This, then, was a natural place for Allied planes to stalk the enemy, and so they did. However, shortly after the stalking began, Donitz ordered the U-boats to cross the bay at night on the surface and submerge during daylight hours seeking the protection of darkness from the predators. This scheme worked for awhile, but soon Allied planes were equipped with radar and they began to harass the U-boats with various degrees of success. Radar worked well in the daylight because the final run was visual and the pilot could time his drop accordingly. But it worked only to a degree at night as the contact was lost in the radar’s clutter during the closein final approach. Unfortunately, all radars experience this clutter inconvenience in some form as previously discussed under ASV Mk II airborne radars.
Various schemes of lighting up the air were tried. First it was flares, but flares only illuminated an area in close proximity to the aircraft. Multiple flares were tried in a succession of drops until the U-boat was sighted, and then a fly around was executed for the line-up and bomb run. Often by this time the U-boat had submerged and the bomb run was ineffective. Time delayed flares were tried. These flares were fired from a buoy previously released from an aircraft which by now had circled around and was lining up for the kill. Again the U-boat often had sufficient time to pull the plug and avoid danger. A better solution was still needed.
Enter Squadron Commander Humphrey De Verde Leigh, a WWI RAF pilot. Aware of the problem, he designed and built the prototype model of what was to become the Leigh Light. It was a huge 24 inch (610 centimeter) diameter carbon-arc spot light which was rigged to fit in the under belly of a Vickers Wellington medium range bomber. Its lumination was rated at 22 million candela (see note below), powered by rechargeable batteries and controlled from the front turret of the aircraft. It was rotatable in azimuth and elevation meaning the aircraft didn’t have to bore sight on the target – a real advantage. Another advantage was that it didn’t exhibit back glare or dazzle to the benefit of the air crew.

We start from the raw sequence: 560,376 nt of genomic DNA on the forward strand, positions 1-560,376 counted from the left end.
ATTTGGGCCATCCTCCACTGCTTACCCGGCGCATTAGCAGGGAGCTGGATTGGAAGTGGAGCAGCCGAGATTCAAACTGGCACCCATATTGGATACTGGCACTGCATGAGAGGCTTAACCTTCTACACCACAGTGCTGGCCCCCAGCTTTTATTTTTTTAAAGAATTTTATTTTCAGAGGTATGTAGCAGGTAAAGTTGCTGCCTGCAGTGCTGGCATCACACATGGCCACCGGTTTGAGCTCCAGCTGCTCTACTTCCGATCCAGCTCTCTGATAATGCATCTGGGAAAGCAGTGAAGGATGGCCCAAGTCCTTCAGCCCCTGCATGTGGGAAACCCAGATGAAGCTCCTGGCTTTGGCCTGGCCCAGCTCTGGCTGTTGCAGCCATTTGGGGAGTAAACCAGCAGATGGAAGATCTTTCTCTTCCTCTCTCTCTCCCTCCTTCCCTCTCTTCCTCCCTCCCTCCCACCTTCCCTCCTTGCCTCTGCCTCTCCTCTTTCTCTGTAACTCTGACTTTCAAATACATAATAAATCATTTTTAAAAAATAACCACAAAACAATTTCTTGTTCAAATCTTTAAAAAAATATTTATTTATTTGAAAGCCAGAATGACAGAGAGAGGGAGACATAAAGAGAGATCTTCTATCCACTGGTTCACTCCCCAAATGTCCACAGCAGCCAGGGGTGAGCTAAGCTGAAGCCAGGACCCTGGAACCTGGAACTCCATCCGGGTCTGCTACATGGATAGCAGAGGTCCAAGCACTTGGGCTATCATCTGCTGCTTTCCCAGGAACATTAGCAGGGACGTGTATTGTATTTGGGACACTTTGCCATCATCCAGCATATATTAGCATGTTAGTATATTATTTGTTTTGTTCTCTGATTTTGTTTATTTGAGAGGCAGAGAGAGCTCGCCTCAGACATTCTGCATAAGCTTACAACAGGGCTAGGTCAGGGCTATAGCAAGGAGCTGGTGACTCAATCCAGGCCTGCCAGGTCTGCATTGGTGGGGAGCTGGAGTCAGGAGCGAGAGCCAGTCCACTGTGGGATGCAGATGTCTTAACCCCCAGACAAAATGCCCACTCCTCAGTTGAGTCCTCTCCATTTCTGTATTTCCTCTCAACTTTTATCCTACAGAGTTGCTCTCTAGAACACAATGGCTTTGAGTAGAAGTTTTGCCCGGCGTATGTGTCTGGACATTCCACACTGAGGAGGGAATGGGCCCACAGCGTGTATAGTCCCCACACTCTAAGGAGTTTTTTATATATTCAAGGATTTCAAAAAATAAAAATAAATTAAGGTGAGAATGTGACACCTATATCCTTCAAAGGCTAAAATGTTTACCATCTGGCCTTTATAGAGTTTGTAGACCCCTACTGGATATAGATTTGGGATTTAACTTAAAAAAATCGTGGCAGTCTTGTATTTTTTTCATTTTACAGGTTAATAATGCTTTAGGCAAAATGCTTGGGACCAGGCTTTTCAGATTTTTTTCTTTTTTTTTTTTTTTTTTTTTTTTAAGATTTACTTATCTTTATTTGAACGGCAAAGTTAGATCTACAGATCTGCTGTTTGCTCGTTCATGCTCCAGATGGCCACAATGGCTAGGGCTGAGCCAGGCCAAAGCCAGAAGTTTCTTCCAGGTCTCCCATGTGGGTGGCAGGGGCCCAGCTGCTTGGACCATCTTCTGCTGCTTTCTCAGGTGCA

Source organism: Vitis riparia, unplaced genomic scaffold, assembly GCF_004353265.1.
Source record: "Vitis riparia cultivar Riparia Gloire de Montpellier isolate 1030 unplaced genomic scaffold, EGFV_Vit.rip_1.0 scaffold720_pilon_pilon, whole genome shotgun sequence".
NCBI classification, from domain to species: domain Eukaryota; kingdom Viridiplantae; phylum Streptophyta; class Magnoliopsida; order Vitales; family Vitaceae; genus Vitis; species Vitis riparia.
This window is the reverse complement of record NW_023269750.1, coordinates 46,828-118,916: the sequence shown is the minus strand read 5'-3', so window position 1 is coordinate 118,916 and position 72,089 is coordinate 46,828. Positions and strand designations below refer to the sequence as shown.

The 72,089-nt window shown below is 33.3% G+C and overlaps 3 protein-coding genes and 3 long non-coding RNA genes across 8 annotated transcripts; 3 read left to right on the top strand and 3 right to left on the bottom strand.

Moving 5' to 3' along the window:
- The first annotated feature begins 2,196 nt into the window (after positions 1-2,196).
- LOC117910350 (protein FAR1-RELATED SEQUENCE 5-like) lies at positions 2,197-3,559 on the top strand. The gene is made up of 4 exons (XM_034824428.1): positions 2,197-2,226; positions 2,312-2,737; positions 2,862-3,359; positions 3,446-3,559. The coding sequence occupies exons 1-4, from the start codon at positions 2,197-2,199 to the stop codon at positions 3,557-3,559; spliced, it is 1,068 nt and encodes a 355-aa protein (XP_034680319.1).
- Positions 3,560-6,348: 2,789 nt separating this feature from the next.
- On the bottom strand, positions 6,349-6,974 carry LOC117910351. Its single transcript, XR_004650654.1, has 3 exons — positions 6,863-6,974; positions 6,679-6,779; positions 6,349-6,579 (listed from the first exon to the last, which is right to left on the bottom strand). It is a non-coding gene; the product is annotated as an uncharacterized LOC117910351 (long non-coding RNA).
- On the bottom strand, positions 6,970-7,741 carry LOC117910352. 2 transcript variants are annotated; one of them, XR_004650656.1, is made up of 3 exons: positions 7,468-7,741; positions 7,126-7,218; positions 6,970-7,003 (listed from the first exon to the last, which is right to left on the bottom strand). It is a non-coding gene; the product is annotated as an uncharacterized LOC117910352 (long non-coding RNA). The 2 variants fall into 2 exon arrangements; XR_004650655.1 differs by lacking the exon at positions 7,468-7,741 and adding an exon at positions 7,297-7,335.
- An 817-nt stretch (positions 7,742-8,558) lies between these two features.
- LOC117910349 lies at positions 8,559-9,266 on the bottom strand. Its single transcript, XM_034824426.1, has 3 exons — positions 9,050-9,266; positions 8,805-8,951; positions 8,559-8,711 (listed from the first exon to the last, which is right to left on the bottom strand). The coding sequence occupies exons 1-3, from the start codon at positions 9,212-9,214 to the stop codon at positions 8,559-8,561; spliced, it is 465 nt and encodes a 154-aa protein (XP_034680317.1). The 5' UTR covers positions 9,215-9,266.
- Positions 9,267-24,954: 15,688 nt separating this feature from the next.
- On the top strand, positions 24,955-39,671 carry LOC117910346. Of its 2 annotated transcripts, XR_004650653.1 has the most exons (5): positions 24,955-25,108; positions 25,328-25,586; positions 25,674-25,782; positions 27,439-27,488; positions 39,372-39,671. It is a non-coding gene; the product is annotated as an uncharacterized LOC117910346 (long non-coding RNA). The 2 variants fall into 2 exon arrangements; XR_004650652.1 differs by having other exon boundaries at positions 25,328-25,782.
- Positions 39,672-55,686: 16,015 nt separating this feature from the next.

In April 1942, RAF Squadron 172 flying Wellington VIIIs was outfitted with the Leigh Light. They became operational, literally, on 4 June 1942 when a target, the Italian submarine Luigi Torelli, was detected as it was crossing the Bay of Biscay having sailed from La Pallice out-bound on patrol. The Leigh Light was switched on and the Wellington dropped two braces of bombs seriously damaging the sub but not sinking it. The Leigh Light had operated as advertised and now the die had been cast. The following month on 5 July, U-502 was to become the first confirmed kill of a U-boat using the Leigh Light in the Bay of Biscay. From then on the German’s referred to the Leigh Light as das verdammte Licht.
Leigh Lights were not successfully fitted to the Halifax heavy bomber due to mechanical interference of the bomb bay doors and were not considered for the Sunderland amphibious patrol bomber.
However, they were successfully fitted under the wing of the Consolidated B-24 Liberator long range bombers as well as Wellingtons and Catalinas. They were in service to the end of the war.
(Note: 22 million candela is the most agreed upon published number. Other ratings are 80 million candlepower and 50 million candles. A candela is a standard unit for measuring light adopted in I 948. It equates to approximately 18. 4 milliwatts per steradian, a spherical measurement which bajjles most of us (It is analogous to antenna theory which most engineers don ‘t understand either). My best translation, and I am an electrical engineer, is that it is (22 x 106 ) x (18.4 x /0’ 1 ) Watts or approximately 400KW radiating from a point inside a sphere equally in all directions. Now put a reflector behind it to focus it and radiate in one direction and the result is one hell of a blinding, bright light.)